We have a world-class illustrator here at Kutztown University. Her name is Elham Atayi. A grad student from Iran, yes. IRAN!, she’s working on her MFA in Communication Design. Steve Heller, one of the most important design writers in the U.S, admires her work. Heller did a wonderful interview via email with Elham in 2015 for Print Magazine before she ever arrived in the U.S.A.
Elham has illustrated several children’s books for the Lebanese publisher, Asala. She would love to illustrate a children’s book for a U.S. publisher. She is learning it isn’t easy.
Elham just won another international award. She was selected as one of the Top 10 Illustrators of 2016 by COW (Center Of the World) festival. The award is presented by The Ukranian Design Guild. The COW award might sound funny, however, the jury included Anita Kunz of Canada and Francisco Valle of Brazil, among other world famous artists.
Elham has also been selected as a finalist for Shanghai’s Golden Pinwheel design award. At Kutztown she is working to develop computer animations in her distinctive style.
There is a need for diverse books for children in the U.S today. I can’t think of any artist better suited to illustrate a story set in Iran than Elham Atayi. She also has drawn commentaries on modern life in her homeland. If you would like to see more of Elham’s work or contact her, visit her Behance page here.
Prof. Holly Tienken’s Poster Seminar class has done some impressive topical work, Get Out The Vote posters. Here are a handful by select seniors: Cambrea Roy, Elaine Knox, Erika Mabus, Jamie Hubert, Julia Wolf, and Malachi Hall.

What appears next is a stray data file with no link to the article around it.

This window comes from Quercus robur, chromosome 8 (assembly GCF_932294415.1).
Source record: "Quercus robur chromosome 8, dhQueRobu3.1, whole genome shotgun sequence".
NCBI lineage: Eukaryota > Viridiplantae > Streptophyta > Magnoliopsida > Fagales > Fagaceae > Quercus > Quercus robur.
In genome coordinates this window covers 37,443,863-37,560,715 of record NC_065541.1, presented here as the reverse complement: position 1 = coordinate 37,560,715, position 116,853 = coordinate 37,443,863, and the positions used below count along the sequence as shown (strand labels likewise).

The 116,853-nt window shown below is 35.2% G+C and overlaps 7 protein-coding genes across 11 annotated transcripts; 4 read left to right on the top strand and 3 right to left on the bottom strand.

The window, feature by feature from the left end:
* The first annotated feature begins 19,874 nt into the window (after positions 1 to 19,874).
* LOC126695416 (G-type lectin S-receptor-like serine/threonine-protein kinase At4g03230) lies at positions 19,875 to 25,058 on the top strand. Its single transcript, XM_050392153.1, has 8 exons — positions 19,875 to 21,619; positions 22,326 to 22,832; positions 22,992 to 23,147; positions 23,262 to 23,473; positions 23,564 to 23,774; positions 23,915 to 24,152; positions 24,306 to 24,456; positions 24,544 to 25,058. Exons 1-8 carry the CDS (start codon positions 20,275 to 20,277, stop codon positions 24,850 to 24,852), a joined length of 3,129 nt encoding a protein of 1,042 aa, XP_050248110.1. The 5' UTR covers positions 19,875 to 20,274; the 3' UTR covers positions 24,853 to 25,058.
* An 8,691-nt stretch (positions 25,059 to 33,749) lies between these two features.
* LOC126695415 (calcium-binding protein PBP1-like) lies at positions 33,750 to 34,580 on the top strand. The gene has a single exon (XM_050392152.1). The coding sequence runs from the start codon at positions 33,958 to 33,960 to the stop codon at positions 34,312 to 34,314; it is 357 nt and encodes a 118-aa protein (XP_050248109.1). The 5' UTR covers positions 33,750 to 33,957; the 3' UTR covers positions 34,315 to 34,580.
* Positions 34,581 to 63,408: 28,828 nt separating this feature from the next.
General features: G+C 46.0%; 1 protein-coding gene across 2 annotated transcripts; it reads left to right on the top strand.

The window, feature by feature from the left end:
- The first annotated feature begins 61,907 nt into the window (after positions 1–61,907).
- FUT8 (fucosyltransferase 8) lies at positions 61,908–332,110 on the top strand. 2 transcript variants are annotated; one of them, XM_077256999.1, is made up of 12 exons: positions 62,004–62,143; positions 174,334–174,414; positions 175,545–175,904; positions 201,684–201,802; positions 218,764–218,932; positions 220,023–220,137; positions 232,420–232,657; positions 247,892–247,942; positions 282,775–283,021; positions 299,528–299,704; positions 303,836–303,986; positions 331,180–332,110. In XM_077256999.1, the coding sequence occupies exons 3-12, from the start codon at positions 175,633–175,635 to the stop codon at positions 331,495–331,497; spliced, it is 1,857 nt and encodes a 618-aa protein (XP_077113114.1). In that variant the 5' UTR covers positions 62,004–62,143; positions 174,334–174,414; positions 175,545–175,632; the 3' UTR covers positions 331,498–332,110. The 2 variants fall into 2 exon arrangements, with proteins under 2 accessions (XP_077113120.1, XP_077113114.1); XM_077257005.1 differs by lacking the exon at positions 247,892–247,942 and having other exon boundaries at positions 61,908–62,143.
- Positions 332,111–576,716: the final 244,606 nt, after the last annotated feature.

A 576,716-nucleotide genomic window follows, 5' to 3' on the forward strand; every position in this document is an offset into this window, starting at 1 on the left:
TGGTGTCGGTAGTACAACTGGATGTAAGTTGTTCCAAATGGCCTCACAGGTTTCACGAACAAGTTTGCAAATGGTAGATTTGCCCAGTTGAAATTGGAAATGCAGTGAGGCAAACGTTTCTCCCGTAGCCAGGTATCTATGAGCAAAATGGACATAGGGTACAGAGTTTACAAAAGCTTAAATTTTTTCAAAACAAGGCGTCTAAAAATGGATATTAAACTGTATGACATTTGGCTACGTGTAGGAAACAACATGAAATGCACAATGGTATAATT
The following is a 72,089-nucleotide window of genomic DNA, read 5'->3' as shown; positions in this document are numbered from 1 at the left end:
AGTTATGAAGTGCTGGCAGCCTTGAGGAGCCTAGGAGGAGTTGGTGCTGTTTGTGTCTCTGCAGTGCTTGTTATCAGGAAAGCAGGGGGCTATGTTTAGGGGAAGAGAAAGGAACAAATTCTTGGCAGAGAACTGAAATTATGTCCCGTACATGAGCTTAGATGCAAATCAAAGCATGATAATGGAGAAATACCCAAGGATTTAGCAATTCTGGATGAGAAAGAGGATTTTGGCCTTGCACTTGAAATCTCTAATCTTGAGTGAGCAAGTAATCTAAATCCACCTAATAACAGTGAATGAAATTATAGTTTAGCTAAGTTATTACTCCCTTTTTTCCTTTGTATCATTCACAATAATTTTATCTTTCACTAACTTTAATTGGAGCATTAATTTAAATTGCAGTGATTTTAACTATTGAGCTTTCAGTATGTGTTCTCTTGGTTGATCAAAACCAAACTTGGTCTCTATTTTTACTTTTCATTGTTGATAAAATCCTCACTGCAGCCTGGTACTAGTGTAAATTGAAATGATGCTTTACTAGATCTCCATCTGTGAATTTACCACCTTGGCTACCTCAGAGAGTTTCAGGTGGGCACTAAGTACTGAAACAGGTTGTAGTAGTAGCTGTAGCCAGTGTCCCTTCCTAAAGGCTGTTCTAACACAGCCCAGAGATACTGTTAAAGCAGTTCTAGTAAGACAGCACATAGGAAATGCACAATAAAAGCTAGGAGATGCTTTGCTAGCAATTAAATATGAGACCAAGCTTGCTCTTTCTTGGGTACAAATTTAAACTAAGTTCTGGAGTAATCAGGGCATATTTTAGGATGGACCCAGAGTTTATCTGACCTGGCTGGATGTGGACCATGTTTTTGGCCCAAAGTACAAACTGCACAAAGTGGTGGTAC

From the assignment sheet: ” The main objective of this project is to motivate citizens of the United States to GET OUT AND VOTE! You will design a NON PARTISAN poster—it is not about Democrats or Republicans, it is not about who is right or wrong, it is not about issues or policy, it is just about VOTING. Your poster needs to call the view to action.”
WHY HERE? WHY NOW?
According to Prof Tienken, “Sadly 18-24 year olds historically have the lowest voter turnout. Promoting the movement on a collage campus is one of the best, most direct ways to engage that audience. We are in the final days of one heck of a heated presidential campaigns, it is the perfect time to spread our message!”
Let’s hope one of these posters inspires someone extra to exercise their civic right.
If you are on the Kutztown Campus, there are more of these on display in the Sharadin Lobby Gallery. Check it out
You have seen Ted Michalowski’s art on TV. He’s done courtroom reporting for ABC, CBS, CNN, all the major networks. He is an energetic part of the Scranton, PA art scene. When I say he is a ringmaster, it is not a metaphor, he has worked with the circus. His is a 4-time winner of the Electric City ‘s Best Visual Artist award. Once a month Ted takes over the New York’s Society of Illustrators to host their Sketch Night. He arranged recent the Gonzo Sketch night that celebrated the current Ralph Steadman exhibition. Steadman invented the visuals for Hunter S. Thompson’s stories in Rolling Stone that define Gonzo Journalism.